Fascinating result of the Intermediate Value Theorem

This is problem #1 from chapter 3.9 in Advanced Calculus: Theory and Practice, my introductory real analysis textbook at Western Michigan University:

Suppose that \(f\) is continuous on \(\left[0, 2\right]\) and \(f(0) = f(2)\). Prove that there exist \(x_1\), \(x_2 \in \left[0, 2\right]\) such that \(x_2 – x_1 = 1\) and \(f(x_1) = f(x_2)\).

Informally, this says there are two \(x\)-values exactly \(1\) unit apart whose \(f\) values are equal. This result isn’t all that obvious, and I liked it so much because it’s a great example of the type of abstract, theoretical result you learn to prove in mathematical analysis.

Recall that the Intermediate Value Theorem states that if \(f\) is a continuous function on an interval \(\left[a, b\right]\) and \(f(a) \neq f(b)\), then for every \(C\) between \(f(a)\) and \(f(b)\), there exists \(c \in (a, b)\) such that \(f(c) = C\). Often the Intermediate Value Theorem is stated as a specific case, where \( f(a) < 0 \) and \( f(b) > 0 \), in which case there exists \( c \in (a, b) \) such that \(f(c) = 0\). This is the case that will be relevant here. Now the solution to the problem:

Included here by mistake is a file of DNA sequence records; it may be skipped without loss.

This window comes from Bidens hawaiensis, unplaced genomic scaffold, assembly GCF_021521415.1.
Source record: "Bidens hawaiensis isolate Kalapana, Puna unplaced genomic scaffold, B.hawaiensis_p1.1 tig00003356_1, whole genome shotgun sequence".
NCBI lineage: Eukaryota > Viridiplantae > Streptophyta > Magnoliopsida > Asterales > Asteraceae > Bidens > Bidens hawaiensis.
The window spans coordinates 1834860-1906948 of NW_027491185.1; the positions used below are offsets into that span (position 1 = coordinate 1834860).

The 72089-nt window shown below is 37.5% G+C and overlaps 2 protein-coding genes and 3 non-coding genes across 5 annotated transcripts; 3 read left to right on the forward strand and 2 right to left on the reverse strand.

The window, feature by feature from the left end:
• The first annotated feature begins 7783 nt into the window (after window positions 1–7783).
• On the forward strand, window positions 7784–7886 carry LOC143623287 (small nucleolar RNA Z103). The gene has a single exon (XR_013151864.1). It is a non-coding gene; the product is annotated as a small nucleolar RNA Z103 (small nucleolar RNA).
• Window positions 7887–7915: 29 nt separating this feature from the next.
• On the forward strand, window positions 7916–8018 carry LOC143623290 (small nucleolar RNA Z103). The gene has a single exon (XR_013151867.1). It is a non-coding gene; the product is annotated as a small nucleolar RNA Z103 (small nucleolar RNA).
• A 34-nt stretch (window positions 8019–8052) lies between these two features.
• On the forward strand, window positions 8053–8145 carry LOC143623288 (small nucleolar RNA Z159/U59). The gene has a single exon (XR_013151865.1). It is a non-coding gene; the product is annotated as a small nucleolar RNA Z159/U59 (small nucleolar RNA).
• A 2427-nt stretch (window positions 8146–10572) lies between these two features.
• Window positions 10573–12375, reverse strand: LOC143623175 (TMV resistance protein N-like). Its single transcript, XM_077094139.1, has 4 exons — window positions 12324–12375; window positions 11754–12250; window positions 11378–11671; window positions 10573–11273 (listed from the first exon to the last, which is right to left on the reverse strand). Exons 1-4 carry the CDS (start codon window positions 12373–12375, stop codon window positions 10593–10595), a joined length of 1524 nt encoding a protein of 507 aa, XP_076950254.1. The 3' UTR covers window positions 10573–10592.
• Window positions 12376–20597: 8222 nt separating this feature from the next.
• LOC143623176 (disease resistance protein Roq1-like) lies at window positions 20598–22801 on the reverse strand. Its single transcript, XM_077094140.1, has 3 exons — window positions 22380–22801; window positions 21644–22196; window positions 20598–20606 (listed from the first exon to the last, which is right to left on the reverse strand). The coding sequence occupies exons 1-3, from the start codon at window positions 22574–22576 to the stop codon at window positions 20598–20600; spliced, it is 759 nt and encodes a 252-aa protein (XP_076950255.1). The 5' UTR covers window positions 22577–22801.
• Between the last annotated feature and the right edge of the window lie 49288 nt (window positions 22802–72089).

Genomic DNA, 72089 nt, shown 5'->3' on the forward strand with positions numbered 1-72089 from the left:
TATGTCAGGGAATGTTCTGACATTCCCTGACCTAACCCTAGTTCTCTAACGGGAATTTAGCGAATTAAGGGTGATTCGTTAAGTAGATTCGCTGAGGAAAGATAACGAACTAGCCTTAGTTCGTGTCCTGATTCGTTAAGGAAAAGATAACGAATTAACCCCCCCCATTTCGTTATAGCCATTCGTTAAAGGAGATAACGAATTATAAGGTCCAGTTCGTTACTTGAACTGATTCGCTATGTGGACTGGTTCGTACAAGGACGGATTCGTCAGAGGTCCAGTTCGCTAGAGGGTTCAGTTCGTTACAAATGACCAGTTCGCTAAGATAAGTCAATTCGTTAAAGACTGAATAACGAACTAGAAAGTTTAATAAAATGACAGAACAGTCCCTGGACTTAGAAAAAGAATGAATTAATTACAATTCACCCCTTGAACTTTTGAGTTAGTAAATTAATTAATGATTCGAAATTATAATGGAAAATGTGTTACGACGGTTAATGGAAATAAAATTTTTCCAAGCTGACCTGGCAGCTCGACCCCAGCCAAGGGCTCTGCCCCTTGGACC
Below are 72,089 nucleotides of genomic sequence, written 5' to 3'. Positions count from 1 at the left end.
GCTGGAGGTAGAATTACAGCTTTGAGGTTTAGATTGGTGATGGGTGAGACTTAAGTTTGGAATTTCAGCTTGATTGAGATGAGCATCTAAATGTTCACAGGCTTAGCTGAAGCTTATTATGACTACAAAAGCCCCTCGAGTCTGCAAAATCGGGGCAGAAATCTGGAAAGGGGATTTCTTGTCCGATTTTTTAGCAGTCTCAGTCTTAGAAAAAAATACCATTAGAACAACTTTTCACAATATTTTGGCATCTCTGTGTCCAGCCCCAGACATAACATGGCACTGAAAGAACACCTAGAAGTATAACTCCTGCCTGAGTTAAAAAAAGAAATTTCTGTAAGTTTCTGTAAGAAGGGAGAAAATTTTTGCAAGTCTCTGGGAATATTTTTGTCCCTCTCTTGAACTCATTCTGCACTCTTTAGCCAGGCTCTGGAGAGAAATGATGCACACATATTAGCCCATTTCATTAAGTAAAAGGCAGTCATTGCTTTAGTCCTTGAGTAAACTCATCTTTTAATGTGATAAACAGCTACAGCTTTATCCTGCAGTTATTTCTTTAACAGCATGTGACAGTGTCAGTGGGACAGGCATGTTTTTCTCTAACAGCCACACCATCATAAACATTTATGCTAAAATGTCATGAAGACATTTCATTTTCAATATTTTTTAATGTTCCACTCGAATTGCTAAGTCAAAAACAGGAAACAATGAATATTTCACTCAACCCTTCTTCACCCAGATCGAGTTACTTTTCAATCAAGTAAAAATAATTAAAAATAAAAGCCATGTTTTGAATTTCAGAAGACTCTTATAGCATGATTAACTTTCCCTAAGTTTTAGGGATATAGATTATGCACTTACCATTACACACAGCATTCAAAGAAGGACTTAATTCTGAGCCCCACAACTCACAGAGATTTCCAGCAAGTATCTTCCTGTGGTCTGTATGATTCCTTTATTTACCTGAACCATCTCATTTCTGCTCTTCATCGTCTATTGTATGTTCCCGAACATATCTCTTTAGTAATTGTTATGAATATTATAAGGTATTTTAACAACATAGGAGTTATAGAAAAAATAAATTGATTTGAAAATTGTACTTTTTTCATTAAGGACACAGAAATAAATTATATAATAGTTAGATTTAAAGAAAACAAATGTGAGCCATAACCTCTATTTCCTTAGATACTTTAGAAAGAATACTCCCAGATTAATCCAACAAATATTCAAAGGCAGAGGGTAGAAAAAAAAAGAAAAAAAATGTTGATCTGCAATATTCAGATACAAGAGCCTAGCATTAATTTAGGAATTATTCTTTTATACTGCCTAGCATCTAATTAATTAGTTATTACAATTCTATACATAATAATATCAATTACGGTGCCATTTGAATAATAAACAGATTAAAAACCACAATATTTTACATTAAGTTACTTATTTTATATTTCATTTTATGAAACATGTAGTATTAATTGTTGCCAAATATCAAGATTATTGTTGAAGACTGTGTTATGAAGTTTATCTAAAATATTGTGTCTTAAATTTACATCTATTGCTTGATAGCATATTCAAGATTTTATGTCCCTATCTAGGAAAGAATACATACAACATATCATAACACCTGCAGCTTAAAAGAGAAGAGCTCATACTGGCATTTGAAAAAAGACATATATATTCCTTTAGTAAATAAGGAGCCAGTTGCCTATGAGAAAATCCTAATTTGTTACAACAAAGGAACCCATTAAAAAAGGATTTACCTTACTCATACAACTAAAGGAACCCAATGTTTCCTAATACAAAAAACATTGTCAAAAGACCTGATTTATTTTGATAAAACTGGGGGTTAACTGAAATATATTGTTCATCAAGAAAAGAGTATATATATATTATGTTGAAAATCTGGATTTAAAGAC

Proof: Let \(g(x) = f(x+1) ~- f(x)\), defined on \(\left[0, 1\right]\). The function \(g\) is continuous, and $$g(0) = f(1) ~- f(0)$$ and $$g(1) = f(2) ~- f(1) = f(0) ~- f(1) = -g(0).$$

If \(g(0) = 0\), then \(f(0+1) ~- f(0) = 0\), so \(f(1) = f(0)\) and the solution is to take \(x_1 = 0\) and \(x_2 = 1\). If \(g(0) \neq 0\), then \(g(1)\) and \(g(0)\) are nonzero numbers of equal magnitude but opposite sign. By the Intermediate Value Theorem, there exists \(c \in (0, 1)\) such that \(g(c) = 0\). Now the solution is to define \(x_1 = c\) and \(x_2 = c+1\). This makes \(g(c) = f(c+1) ~- f(c) = f(x_2) ~- f(x_1) = 0\), so \(f(x_2) = f(x_1)\). \(\blacksquare\)

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